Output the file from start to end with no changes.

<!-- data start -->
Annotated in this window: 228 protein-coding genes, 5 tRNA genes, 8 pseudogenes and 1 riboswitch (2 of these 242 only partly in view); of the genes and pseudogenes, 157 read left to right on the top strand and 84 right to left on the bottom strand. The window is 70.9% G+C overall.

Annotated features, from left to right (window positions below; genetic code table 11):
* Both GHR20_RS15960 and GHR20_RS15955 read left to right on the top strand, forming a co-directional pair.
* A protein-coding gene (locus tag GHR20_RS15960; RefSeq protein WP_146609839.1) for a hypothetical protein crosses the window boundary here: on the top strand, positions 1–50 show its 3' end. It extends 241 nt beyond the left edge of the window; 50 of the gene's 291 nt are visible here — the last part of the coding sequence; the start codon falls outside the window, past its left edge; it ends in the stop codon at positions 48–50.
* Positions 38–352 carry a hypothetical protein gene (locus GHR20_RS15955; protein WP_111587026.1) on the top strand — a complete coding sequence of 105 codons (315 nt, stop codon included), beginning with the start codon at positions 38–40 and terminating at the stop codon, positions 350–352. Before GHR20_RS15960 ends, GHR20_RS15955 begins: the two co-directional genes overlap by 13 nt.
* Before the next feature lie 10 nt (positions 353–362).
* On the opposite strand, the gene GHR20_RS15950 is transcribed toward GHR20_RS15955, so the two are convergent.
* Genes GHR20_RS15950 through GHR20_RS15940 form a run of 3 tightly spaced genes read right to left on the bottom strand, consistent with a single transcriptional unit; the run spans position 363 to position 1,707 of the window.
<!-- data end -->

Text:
Annotated in this window: 228 protein-coding genes, 5 tRNA genes, 8 pseudogenes and 1 riboswitch (2 of these 242 only partly in view); of the genes and pseudogenes, 157 read left to right on the top strand and 84 right to left on the bottom strand. The window is 70.9% G+C overall.

Annotated features, from left to right (window positions below; genetic code table 11):
* Both GHR20_RS15960 and GHR20_RS15955 read left to right on the top strand, forming a co-directional pair.
* A protein-coding gene (locus tag GHR20_RS15960; RefSeq protein WP_146609839.1) for a hypothetical protein crosses the window boundary here: on the top strand, positions 1–50 show its 3' end. It extends 241 nt beyond the left edge of the window; 50 of the gene's 291 nt are visible here — the last part of the coding sequence; the start codon falls outside the window, past its left edge; it ends in the stop codon at positions 48–50.
* Positions 38–352 carry a hypothetical protein gene (locus GHR20_RS15955; protein WP_111587026.1) on the top strand — a complete coding sequence of 105 codons (315 nt, stop codon included), beginning with the start codon at positions 38–40 and terminating at the stop codon, positions 350–352. Before GHR20_RS15960 ends, GHR20_RS15955 begins: the two co-directional genes overlap by 13 nt.
* Before the next feature lie 10 nt (positions 353–362).
* On the opposite strand, the gene GHR20_RS15950 is transcribed toward GHR20_RS15955, so the two are convergent.
* Genes GHR20_RS15950 through GHR20_RS15940 form a run of 3 tightly spaced genes read right to left on the bottom strand, consistent with a single transcriptional unit; the run spans position 363 to position 1,707 of the window.